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December 17, 2017
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GS1 drafts standards for efficient e-commerce shipping

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The e-commerce fulfillment "roadmap" is designed to help harmonize in-store and online fulfillment practices, the group says.

Industry standards body GS1 US published guidelines on Monday it said will help retailers meet heightened consumer expectations for seamless ordering and delivery experiences across all channels.

The guide was drafted by a group of retailers, brand owners, manufacturers, and solution providers in GS1's Apparel and General Merchandise Initiative. Charged with finding solutions for top merchandising challenges in preparing, packaging, and shipping products for in-store and e-commerce fulfillment, they produced the "Apparel and General Merchandise E-Commerce Fulfillment Guideline."

"E-commerce fulfillment has very different consumer presentation requirements than an in-store display. It is the intent of the group to harmonize the store and e-commerce channels over time," Melanie Nuce, vice president of apparel and general merchandise for Lawrenceville, N.J.-based GS1 US, said in an email.

Recent surveys show that many retailers struggle to maintain adequate profit margins in executing omnichannel operations as they compete with online retailers like Amazon.com Inc. by offering faster, cheaper, and more flexible shipping options such as "buy online, pick up from store" and "buy in store, ship to home."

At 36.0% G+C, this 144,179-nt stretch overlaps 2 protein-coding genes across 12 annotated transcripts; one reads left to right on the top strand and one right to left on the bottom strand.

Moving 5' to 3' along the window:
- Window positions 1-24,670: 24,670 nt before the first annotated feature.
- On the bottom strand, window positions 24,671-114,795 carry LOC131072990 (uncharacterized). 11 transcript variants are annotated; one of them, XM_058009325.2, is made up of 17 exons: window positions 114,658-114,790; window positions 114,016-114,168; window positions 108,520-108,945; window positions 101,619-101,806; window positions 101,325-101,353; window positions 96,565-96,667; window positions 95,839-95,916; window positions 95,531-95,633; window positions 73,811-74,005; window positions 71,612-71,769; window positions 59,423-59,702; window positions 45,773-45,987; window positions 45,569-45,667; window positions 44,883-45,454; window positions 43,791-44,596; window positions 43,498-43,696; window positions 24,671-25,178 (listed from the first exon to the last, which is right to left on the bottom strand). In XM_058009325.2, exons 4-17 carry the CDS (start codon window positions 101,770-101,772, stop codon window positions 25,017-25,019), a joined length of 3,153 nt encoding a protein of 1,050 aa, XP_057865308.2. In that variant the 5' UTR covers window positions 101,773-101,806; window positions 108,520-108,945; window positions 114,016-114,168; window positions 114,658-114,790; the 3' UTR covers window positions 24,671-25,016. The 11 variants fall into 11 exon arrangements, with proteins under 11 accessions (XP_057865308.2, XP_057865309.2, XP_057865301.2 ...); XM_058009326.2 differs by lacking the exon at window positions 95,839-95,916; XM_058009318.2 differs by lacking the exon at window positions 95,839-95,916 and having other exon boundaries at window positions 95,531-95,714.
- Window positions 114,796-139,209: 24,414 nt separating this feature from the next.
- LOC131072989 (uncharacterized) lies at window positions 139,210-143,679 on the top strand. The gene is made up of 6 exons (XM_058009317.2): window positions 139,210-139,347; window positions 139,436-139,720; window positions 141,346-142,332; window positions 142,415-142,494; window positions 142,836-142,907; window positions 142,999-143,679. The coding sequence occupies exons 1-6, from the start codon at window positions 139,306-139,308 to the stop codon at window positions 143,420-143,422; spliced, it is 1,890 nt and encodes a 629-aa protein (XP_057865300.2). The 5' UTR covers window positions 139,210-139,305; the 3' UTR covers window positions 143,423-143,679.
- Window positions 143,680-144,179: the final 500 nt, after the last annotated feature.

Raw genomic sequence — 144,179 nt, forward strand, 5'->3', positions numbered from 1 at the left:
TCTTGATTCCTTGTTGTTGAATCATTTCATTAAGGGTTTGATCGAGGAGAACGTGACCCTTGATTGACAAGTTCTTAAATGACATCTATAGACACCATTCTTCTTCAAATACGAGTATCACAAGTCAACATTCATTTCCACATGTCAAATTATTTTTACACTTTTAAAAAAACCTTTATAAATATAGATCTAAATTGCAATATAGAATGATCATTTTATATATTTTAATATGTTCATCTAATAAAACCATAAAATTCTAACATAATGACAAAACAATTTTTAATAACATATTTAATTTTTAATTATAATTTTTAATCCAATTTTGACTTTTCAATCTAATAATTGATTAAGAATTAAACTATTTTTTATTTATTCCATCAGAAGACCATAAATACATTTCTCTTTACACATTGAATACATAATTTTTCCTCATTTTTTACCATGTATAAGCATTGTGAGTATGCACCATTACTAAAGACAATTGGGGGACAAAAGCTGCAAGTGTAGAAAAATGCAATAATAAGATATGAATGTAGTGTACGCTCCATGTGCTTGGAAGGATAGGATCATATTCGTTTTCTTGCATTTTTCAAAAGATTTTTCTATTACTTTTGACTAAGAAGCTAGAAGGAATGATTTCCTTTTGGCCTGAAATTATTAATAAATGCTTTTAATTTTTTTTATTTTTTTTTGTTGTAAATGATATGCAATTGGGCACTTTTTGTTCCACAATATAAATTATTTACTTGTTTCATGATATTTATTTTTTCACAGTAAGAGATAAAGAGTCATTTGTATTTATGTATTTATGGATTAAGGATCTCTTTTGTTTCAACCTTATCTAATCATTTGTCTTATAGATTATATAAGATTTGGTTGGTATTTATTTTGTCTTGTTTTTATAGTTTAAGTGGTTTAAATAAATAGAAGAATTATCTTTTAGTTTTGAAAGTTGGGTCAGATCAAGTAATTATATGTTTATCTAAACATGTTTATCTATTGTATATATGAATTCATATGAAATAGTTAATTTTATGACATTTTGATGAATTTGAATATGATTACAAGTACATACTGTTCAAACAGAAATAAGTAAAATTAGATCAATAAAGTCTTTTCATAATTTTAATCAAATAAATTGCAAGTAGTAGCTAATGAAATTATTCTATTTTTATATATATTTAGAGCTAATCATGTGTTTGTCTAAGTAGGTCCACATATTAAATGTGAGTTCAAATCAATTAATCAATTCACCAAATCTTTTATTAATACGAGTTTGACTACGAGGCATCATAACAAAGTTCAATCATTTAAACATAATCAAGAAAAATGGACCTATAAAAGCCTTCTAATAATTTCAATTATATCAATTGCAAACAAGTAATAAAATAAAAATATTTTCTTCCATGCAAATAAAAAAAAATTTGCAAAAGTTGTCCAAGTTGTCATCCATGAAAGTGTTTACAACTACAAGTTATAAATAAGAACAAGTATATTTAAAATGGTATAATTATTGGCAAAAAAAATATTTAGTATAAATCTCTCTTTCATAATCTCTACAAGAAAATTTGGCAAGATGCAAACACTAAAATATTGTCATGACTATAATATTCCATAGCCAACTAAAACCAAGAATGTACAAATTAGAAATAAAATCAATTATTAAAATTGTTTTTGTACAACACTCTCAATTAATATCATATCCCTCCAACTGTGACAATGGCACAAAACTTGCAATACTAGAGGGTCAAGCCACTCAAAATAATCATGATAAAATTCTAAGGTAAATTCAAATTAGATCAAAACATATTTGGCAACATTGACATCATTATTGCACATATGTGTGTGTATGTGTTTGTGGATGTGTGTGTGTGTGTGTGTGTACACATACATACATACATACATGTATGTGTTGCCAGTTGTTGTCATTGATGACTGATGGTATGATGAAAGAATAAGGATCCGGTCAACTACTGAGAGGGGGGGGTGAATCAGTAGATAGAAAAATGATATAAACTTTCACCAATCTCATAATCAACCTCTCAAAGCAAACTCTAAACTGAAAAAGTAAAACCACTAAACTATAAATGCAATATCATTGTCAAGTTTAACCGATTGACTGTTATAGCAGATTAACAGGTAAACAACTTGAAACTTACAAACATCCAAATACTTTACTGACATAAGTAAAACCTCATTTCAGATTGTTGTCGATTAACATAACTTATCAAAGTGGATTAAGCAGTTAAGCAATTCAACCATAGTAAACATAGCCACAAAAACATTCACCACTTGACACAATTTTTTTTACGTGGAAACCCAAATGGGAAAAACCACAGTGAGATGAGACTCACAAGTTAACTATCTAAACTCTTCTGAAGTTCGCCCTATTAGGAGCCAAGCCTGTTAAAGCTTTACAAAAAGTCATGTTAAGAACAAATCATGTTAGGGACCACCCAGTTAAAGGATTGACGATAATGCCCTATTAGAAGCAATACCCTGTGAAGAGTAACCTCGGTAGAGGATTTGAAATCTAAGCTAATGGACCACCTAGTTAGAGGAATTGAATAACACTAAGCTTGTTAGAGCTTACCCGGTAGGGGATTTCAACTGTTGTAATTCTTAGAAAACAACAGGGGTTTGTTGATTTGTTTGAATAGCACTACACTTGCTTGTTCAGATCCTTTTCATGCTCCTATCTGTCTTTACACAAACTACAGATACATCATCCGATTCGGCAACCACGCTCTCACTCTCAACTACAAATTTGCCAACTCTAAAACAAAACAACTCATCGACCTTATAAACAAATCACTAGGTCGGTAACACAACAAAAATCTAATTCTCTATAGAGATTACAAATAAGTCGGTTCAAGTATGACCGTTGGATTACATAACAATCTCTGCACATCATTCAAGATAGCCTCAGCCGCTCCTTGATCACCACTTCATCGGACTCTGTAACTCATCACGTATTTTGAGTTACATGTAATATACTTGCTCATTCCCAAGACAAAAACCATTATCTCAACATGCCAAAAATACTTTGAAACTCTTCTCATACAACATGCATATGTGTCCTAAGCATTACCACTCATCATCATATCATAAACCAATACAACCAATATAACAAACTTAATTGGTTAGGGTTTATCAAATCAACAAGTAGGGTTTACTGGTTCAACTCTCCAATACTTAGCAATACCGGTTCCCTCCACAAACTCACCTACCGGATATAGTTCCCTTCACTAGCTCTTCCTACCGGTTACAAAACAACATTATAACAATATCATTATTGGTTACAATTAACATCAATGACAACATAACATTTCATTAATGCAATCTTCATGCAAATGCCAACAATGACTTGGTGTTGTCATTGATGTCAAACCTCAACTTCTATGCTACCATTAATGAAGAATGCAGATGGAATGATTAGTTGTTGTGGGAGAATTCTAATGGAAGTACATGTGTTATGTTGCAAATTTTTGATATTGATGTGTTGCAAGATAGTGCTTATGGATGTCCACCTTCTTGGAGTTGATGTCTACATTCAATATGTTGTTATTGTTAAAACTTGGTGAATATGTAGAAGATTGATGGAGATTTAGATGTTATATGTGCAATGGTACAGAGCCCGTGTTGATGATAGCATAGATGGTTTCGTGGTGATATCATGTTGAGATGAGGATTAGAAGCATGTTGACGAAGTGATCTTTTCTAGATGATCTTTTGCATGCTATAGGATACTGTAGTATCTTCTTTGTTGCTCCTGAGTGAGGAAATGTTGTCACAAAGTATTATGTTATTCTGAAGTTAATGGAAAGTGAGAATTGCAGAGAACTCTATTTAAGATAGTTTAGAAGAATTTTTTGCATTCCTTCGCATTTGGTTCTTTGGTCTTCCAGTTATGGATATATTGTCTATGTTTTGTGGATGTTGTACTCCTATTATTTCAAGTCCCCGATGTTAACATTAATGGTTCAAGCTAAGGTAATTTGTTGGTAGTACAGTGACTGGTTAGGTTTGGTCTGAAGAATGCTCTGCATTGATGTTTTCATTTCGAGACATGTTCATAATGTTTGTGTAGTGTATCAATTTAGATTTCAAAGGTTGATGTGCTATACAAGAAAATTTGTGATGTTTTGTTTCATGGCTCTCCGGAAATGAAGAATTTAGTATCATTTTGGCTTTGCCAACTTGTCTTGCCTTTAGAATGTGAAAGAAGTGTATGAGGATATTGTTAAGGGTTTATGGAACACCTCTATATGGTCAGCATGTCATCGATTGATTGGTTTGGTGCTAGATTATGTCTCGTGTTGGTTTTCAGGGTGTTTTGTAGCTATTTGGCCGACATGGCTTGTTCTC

E-commerce orders are still a small portion of total production, so most companies treat online orders as an afterthought to the primary factory process, triggering extra costs, according to the group.

The guide could help retailers save money by reducing their order-to-fulfillment cycle time, according to GS1. The working group has already begun work on drafting a second iteration of the standards for omnichannel fulfillment best practices, scheduled for release in early 2017.

Many of the group members are already applying these standards to their current business operations, GS1 said. These include best practices in areas such as units of measure, ticketing a product with Global Trade Item Number (GTIN) identification, and packaging, it said.

The guidelines also include advice on details such as UPC barcode ticketing, packaging (including polybag type—how it is to be folded, closed and ventilated), shipping containers, and whether a garment should be presented flat or on a hanger.

"Consumers currently receive product that is packaged differently by company," said Nuce. "This guideline advises on the most cost-effective, efficient, and visually aesthetic way to present product to help ensure the consumers have a positive experience, as our members believe that product presentation is truly a 'make or break' moment."

Ben Ames is Editor at Large and a Senior Editor at Supply Chain Quarterly’s sister publication, DC Velocity.

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